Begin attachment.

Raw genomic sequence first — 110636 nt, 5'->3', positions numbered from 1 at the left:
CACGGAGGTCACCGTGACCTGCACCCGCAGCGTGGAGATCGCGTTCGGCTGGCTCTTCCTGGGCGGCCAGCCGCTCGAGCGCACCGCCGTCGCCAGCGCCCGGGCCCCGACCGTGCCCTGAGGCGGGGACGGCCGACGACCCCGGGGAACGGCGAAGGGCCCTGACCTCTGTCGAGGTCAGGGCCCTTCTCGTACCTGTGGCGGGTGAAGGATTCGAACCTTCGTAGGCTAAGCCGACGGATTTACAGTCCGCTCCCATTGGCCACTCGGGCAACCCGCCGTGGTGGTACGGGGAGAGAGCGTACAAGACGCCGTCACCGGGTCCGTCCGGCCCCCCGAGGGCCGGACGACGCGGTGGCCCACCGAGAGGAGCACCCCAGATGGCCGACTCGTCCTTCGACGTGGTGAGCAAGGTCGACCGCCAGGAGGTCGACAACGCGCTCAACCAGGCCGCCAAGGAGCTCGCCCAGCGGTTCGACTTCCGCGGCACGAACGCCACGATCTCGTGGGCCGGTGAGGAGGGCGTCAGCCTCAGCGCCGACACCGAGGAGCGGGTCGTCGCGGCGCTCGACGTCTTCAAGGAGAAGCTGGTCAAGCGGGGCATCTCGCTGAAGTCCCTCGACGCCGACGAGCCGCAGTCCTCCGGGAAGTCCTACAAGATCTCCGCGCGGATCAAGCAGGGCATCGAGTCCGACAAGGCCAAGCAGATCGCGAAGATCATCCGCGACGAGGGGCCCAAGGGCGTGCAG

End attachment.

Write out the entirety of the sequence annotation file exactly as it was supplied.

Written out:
Raw genomic sequence first — 110636 nt, 5'->3', positions numbered from 1 at the left:
CACGGAGGTCACCGTGACCTGCACCCGCAGCGTGGAGATCGCGTTCGGCTGGCTCTTCCTGGGCGGCCAGCCGCTCGAGCGCACCGCCGTCGCCAGCGCCCGGGCCCCGACCGTGCCCTGAGGCGGGGACGGCCGACGACCCCGGGGAACGGCGAAGGGCCCTGACCTCTGTCGAGGTCAGGGCCCTTCTCGTACCTGTGGCGGGTGAAGGATTCGAACCTTCGTAGGCTAAGCCGACGGATTTACAGTCCGCTCCCATTGGCCACTCGGGCAACCCGCCGTGGTGGTACGGGGAGAGAGCGTACAAGACGCCGTCACCGGGTCCGTCCGGCCCCCCGAGGGCCGGACGACGCGGTGGCCCACCGAGAGGAGCACCCCAGATGGCCGACTCGTCCTTCGACGTGGTGAGCAAGGTCGACCGCCAGGAGGTCGACAACGCGCTCAACCAGGCCGCCAAGGAGCTCGCCCAGCGGTTCGACTTCCGCGGCACGAACGCCACGATCTCGTGGGCCGGTGAGGAGGGCGTCAGCCTCAGCGCCGACACCGAGGAGCGGGTCGTCGCGGCGCTCGACGTCTTCAAGGAGAAGCTGGTCAAGCGGGGCATCTCGCTGAAGTCCCTCGACGCCGACGAGCCGCAGTCCTCCGGGAAGTCCTACAAGATCTCCGCGCGGATCAAGCAGGGCATCGAGTCCGACAAGGCCAAGCAGATCGCGAAGATCATCCGCGACGAGGGGCCCAAGGGCGTGCAG